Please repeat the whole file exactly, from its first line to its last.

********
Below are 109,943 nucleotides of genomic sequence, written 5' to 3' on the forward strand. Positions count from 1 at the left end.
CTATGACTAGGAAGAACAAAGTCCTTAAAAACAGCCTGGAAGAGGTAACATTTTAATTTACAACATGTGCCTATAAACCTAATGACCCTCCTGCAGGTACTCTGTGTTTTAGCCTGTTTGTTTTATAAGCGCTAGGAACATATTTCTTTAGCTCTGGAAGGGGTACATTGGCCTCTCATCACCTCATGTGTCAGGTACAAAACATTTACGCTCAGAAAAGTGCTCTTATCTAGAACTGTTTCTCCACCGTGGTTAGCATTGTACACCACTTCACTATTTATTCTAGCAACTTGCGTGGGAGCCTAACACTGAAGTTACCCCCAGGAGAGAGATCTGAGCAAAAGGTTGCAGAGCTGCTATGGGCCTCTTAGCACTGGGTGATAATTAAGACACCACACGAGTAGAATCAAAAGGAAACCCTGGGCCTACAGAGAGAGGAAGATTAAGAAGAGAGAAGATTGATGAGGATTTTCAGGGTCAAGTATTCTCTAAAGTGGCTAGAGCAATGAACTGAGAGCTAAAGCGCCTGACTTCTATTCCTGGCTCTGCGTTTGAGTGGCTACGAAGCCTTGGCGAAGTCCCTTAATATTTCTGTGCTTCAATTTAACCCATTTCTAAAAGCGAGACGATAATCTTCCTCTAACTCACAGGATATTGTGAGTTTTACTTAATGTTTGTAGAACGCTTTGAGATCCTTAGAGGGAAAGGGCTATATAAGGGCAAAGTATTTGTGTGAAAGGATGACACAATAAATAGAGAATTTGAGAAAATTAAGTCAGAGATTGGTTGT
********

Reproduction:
Below are 109,943 nucleotides of genomic sequence, written 5' to 3' on the forward strand. Positions count from 1 at the left end.
CTATGACTAGGAAGAACAAAGTCCTTAAAAACAGCCTGGAAGAGGTAACATTTTAATTTACAACATGTGCCTATAAACCTAATGACCCTCCTGCAGGTACTCTGTGTTTTAGCCTGTTTGTTTTATAAGCGCTAGGAACATATTTCTTTAGCTCTGGAAGGGGTACATTGGCCTCTCATCACCTCATGTGTCAGGTACAAAACATTTACGCTCAGAAAAGTGCTCTTATCTAGAACTGTTTCTCCACCGTGGTTAGCATTGTACACCACTTCACTATTTATTCTAGCAACTTGCGTGGGAGCCTAACACTGAAGTTACCCCCAGGAGAGAGATCTGAGCAAAAGGTTGCAGAGCTGCTATGGGCCTCTTAGCACTGGGTGATAATTAAGACACCACACGAGTAGAATCAAAAGGAAACCCTGGGCCTACAGAGAGAGGAAGATTAAGAAGAGAGAAGATTGATGAGGATTTTCAGGGTCAAGTATTCTCTAAAGTGGCTAGAGCAATGAACTGAGAGCTAAAGCGCCTGACTTCTATTCCTGGCTCTGCGTTTGAGTGGCTACGAAGCCTTGGCGAAGTCCCTTAATATTTCTGTGCTTCAATTTAACCCATTTCTAAAAGCGAGACGATAATCTTCCTCTAACTCACAGGATATTGTGAGTTTTACTTAATGTTTGTAGAACGCTTTGAGATCCTTAGAGGGAAAGGGCTATATAAGGGCAAAGTATTTGTGTGAAAGGATGACACAATAAATAGAGAATTTGAGAAAATTAAGTCAGAGATTGGTTGT